The Tomb of the Unknown Soldier is a white marble monument that honors unidentified American service members who died in battle. The monument was originally constructed to honor those who perished during the First World War.
The tomb doesn’t have an official name. After the internment of soldiers representing World War II, the Korean War and the Vietnam Conflict, the unofficial name of the memorial became the Tomb of the Unknowns. The Vietnam crypt is empty because the remains of the service member were later identified.
In 1921, Congress approved the interment of an unknown soldier in the plaza of the recently completed Memorial Amphitheater. The original goal of covering the tomb with a monument was accomplished in 1931. The Yule marble slab was quarried in Colorado and sculpted by carvers whose other works include the DuPont Circle Fountain and Apotheosis of Democracy.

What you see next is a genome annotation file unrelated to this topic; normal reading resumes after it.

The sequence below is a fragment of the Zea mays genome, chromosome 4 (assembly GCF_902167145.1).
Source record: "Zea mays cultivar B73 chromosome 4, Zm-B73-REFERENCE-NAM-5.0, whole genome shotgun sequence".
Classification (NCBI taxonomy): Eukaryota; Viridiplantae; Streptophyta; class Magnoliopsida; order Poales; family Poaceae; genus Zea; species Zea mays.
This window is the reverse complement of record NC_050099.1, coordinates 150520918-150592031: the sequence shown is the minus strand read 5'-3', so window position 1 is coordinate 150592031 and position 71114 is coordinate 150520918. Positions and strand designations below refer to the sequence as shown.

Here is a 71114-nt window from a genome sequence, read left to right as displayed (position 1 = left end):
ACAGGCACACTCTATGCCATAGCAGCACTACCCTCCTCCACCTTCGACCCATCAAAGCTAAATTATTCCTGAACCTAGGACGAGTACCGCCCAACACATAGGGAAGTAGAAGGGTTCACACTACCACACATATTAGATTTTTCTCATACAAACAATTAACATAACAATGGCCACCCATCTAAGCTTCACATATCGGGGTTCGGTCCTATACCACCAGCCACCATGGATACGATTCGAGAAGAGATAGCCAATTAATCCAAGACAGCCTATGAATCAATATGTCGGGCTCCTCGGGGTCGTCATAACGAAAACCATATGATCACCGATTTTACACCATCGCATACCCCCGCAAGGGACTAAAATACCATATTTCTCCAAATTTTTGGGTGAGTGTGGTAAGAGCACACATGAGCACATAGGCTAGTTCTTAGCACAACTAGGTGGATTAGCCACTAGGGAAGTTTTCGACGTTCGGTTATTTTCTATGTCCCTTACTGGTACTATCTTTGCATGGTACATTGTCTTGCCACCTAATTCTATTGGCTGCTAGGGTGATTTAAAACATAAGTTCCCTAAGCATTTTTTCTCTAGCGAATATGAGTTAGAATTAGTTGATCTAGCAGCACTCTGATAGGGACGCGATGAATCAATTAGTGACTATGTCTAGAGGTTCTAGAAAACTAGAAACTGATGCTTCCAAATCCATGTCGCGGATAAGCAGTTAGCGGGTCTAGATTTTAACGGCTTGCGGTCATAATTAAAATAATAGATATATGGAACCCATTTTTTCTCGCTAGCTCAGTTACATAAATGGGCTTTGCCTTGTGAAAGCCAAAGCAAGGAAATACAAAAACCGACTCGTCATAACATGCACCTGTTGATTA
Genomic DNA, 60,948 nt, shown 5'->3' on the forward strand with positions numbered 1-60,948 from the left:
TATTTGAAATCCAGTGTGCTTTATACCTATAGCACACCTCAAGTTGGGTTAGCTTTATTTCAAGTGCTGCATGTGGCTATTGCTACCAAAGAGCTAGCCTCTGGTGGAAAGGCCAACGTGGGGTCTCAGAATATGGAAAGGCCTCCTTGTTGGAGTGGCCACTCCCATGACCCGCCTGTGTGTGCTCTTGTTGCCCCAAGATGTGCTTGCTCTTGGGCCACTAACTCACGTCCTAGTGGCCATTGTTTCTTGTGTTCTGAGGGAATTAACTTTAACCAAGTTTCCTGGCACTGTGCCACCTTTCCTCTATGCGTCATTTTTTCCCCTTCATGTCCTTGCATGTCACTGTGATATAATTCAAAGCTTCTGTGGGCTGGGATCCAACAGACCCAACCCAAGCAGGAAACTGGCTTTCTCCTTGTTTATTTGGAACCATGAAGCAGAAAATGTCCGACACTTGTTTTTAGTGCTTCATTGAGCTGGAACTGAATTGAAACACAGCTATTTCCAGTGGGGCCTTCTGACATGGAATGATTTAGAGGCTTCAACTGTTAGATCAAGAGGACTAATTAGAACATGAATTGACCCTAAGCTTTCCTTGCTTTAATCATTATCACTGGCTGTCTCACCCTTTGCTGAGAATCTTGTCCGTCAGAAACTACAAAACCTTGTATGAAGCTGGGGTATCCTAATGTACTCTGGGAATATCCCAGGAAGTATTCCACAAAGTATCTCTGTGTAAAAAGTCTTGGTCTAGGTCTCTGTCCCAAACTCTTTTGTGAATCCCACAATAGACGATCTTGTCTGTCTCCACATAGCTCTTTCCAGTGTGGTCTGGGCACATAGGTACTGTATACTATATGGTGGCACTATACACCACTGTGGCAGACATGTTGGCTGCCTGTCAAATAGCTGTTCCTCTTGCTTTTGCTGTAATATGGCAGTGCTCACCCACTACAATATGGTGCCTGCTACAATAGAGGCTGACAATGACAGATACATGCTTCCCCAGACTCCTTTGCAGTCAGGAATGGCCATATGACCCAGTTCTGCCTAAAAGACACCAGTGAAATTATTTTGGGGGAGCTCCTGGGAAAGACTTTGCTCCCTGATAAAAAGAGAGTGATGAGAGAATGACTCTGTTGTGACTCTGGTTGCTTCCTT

There are three wreaths on the north and south panels. The wreaths represent the six major engagements of World War I. The east panel has Greek figures that embody Peace, Valor and Victory. The west panel has a sentiment honoring the fallen soldier.
The tomb is guarded 24 hours a day by members of a special platoon from the U.S. Army’s 3rd Infantry Regiment (The Old Guard). The sentinels don’t wear rank insignia to ensure that they do not outrank the fallen.